Johannesburg - The Department of Health says it is still busy with investigations into the source of the listeriosis outbreak which has resulted in the deaths of 37 people so far.
On Sunday Community newspaper Pretoria Moot Rekord reported that a Pretoria woman was the latest person to die since Health Minister Aaron Motsoaledi announced that 557 cases were detected across the country.
Sonette Clack (34) from Moot in Pretoria was allegedly transferred to Steve Biko academic hospital last week Friday after it was suspected she contracted meningitis.
She, however, died the next day.
"Our main concern at this state is finding the source of foodborne disease. We are still conducting investigations," spokesman Foster Mohale said.
Listeriosis, is a bacterial disease which is found in soil, water and vegetation. Animal products and fresh produce such as fruits and vegetables can be contaminated from these sources.
Symptoms include a flu-like illness with diarrhoea, fever, general body pains, vomiting and weakness. It also includes the infection of the bloodstream called septicaemia as well as meningoencephalitis (infection of the brain).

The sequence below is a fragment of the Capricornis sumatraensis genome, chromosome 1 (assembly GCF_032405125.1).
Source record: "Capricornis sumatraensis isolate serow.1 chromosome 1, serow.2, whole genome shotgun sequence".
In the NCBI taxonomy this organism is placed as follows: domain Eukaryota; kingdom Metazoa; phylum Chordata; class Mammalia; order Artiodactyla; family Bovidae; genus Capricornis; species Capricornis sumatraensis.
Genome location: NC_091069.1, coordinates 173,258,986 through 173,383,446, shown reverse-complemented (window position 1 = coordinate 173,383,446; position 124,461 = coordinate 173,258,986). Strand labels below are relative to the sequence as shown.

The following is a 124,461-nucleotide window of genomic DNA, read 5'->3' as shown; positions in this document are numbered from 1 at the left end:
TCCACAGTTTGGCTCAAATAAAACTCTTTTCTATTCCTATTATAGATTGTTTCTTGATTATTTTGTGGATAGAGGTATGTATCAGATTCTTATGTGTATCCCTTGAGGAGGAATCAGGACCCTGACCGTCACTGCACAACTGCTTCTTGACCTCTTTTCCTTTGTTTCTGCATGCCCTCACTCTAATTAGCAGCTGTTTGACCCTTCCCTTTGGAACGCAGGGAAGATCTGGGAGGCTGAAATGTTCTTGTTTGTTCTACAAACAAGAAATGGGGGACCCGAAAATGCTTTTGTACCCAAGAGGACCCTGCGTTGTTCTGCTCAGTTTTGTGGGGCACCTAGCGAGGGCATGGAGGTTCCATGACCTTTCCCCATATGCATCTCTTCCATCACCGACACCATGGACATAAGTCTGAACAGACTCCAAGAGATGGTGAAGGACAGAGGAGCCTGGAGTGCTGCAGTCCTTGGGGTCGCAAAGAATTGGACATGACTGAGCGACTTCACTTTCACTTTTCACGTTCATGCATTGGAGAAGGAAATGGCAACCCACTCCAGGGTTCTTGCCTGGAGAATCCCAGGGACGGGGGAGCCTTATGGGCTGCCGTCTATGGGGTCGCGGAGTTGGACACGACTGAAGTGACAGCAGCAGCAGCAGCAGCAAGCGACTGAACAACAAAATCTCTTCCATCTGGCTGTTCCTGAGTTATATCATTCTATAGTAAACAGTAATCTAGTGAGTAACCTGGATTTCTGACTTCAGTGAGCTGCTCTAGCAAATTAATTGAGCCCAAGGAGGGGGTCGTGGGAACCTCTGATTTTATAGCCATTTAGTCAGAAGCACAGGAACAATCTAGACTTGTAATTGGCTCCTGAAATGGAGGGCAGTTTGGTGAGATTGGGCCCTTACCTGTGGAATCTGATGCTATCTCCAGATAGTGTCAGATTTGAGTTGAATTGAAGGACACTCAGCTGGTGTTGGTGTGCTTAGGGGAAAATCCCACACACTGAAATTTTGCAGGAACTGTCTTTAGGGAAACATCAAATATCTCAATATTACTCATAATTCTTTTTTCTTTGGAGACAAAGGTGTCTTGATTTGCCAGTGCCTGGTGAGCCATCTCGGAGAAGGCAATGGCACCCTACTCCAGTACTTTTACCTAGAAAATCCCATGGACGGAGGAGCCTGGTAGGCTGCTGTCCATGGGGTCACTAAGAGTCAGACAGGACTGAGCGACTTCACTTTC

People at high risk of contracting the disease are newborns, the elderly, pregnant women, persons with weak immunity such as HIV, diabetes, cancer, chronic liver or kidney disease.
Up to 62% cases have so far been reported in Gauteng followed by the Western Cape at 13%, and KwaZulu-Natal with 7% cases.
Although serious, the disease is treatable and preventable.
The Department of Health said it was keeping a close Eye on the outbreak alongside the National Institute for Communicable Diseases. Meanwhile, a constant sampling of food is being carried out by organisations such as the South African Meat Processors Association (SAMPA), South African Milk Processors Association (SAMPRO), Milk South Africa (MILKSA), Consumer Goods Council, National Laboratory Association.
To keep safe: Keep clean and wash your hands when handling and preparing food. Also cook food thoroughly, never eat half cooked or uncooked food and keep food at safe temperatures and make sure to boil the milk prior to use.
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